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Museum, Theatre and Studio Arts Facilities

If you are interested in making a gift to support the new arts facilities, please contact Lori Dennison '87

The Case for a New Studio Art Facility

Art has always played an integral role in the way societies define themselves and are defined by others, but today the ways we create, define and refine art itself are being transformed.

In order to help students explore and grow with that transformation, we envision a new kind of studio art space — large common areas for classes and exhibitions, smaller workshops and studios surrounding those areas, and a new interdisciplinary, digitally based Studio for Trans-media Arts and Related Studies (STARS).

Why create new spaces rather than renovate old ones? There are a number of compelling reasons:

  • An addition to the List Art Center in 1993-94 was the last major facilities upgrade for the studio arts at Hamilton. Otherwise, facilities are 40 years old or more. List has served and changed with a thriving program since 1970, but it is now a labyrinth of split levels, awkwardly proportioned rooms and corridors that double as teaching spaces. Even lighting and ventilation are chronic problems in the building.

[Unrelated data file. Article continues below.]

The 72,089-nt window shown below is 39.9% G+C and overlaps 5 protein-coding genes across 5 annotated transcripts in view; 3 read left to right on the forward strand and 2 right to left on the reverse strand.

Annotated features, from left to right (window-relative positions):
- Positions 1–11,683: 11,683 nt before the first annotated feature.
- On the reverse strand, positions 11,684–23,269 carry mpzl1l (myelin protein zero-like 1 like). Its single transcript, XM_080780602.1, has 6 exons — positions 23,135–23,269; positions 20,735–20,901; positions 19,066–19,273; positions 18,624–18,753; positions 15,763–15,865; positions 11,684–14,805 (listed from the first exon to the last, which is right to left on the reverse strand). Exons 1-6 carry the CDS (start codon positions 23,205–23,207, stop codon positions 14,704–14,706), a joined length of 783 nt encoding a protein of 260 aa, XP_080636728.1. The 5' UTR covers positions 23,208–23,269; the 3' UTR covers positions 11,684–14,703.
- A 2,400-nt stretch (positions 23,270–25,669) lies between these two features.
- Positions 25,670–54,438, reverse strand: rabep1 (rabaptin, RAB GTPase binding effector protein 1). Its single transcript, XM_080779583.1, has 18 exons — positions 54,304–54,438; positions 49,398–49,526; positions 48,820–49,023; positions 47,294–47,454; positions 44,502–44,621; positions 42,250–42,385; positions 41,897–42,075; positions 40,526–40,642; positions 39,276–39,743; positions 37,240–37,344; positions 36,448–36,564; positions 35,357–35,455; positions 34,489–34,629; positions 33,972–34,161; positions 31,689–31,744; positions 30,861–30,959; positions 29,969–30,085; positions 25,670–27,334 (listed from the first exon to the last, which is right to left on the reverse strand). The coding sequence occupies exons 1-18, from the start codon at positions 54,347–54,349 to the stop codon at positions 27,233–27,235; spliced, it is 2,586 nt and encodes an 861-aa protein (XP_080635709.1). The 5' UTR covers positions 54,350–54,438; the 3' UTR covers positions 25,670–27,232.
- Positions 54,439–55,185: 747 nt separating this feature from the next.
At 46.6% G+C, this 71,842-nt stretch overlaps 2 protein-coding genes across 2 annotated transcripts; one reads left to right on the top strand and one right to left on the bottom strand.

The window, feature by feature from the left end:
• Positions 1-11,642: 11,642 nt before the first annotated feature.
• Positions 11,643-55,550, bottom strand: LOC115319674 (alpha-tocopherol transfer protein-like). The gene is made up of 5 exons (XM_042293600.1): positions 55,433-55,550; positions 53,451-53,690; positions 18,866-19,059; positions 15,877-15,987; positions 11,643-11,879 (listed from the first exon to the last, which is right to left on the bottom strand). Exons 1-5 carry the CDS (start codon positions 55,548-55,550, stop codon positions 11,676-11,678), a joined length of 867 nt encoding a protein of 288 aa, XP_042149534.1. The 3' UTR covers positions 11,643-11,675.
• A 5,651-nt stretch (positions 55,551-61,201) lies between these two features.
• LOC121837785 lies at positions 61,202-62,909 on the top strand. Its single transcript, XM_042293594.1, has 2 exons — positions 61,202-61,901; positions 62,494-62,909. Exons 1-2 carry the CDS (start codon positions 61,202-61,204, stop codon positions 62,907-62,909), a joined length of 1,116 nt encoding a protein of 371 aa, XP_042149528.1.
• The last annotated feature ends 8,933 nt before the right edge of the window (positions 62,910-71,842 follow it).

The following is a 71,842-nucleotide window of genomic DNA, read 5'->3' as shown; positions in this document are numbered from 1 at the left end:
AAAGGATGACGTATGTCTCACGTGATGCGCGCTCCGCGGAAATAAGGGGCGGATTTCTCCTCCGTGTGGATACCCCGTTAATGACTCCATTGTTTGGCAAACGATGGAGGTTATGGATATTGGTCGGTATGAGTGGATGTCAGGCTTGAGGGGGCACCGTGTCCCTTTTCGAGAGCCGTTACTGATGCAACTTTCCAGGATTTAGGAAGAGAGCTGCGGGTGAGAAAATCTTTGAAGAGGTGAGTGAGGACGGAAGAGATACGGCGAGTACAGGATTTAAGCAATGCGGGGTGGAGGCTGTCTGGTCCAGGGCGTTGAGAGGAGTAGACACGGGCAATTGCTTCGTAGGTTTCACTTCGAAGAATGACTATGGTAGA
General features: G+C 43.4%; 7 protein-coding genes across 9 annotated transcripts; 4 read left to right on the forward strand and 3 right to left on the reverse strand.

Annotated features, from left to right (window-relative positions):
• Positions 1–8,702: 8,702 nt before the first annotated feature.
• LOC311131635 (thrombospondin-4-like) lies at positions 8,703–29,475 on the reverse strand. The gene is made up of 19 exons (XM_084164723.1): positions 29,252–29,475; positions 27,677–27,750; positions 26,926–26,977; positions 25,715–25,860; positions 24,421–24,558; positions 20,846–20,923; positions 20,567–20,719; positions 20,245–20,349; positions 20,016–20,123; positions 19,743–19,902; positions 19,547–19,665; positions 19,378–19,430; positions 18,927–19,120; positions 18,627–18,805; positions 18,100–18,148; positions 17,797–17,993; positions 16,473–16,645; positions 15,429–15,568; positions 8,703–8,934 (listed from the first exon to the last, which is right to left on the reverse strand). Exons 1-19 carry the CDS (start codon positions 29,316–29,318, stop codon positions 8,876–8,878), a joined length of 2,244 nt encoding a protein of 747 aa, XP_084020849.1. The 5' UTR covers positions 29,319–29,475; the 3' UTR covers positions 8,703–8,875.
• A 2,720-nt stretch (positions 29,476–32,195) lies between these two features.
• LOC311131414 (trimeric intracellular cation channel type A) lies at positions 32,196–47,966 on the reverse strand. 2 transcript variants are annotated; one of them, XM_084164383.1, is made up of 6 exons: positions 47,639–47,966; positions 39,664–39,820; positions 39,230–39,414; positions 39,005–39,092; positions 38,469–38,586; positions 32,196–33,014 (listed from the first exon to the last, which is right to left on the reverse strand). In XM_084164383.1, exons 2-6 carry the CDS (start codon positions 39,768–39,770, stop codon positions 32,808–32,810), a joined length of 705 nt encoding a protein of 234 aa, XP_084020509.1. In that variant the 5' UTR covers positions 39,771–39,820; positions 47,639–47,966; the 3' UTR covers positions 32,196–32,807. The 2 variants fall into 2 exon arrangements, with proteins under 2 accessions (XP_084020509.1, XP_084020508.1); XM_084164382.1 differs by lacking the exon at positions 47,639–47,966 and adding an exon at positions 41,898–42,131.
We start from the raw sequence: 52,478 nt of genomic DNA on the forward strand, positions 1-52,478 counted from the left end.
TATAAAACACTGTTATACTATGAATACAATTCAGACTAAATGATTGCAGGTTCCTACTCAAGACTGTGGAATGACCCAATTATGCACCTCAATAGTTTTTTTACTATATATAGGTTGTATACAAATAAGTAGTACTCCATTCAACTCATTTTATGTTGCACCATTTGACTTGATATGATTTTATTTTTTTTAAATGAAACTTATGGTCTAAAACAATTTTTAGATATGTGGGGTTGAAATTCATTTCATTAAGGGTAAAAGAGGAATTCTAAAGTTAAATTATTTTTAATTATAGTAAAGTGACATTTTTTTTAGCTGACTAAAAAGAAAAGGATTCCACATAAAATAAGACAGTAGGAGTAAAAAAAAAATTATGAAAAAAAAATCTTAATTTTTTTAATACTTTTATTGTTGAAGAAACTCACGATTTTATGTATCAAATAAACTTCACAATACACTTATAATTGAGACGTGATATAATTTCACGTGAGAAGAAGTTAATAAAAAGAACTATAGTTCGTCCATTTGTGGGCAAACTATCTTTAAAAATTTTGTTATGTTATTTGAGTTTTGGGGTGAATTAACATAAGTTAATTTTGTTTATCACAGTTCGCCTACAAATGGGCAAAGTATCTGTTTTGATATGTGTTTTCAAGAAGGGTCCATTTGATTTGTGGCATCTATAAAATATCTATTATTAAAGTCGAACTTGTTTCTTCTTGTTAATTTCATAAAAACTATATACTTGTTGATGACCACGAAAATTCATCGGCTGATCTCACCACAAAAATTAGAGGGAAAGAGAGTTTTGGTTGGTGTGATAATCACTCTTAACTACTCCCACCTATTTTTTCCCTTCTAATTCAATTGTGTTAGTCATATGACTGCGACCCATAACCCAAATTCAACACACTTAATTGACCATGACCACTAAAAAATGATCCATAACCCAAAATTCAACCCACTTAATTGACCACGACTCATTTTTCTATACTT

• Instruction at Hamilton is highly personalized, and nowhere is this more true than in the arts. Intensive, one-on-one studio experience in which professors serve as both critics and advocates requires dedicated spaces designed and located with the needs of the discipline in mind.
  • Two faculty artists — Katharine Kuharic, the Kevin Kennedy Associate Professor of Art, and Assistant Professor Rebecca Murtaugh — won top teaching awards at Hamilton in 2009. It is important that we continue to attract and retain accomplished artists who are also extraordinary teachers. State-of-the-art facilities will help us to do that.

Modern studio arts at Hamilton are, above all, interdisciplinary. Students and teachers collaborate across curricular lines to explore new ideas and make new connections. A recent team-taught course on the chemistry of art received national attention. Another course investigated the relationship between art and physics, a third the relationship between art and music.

As old walls between disciplines continue to fall, Hamilton’s student and faculty artists want to be on the front lines of exploration. We can help keep them there with facilities that open the campus to creativity and integrate the arts into the broader curriculum.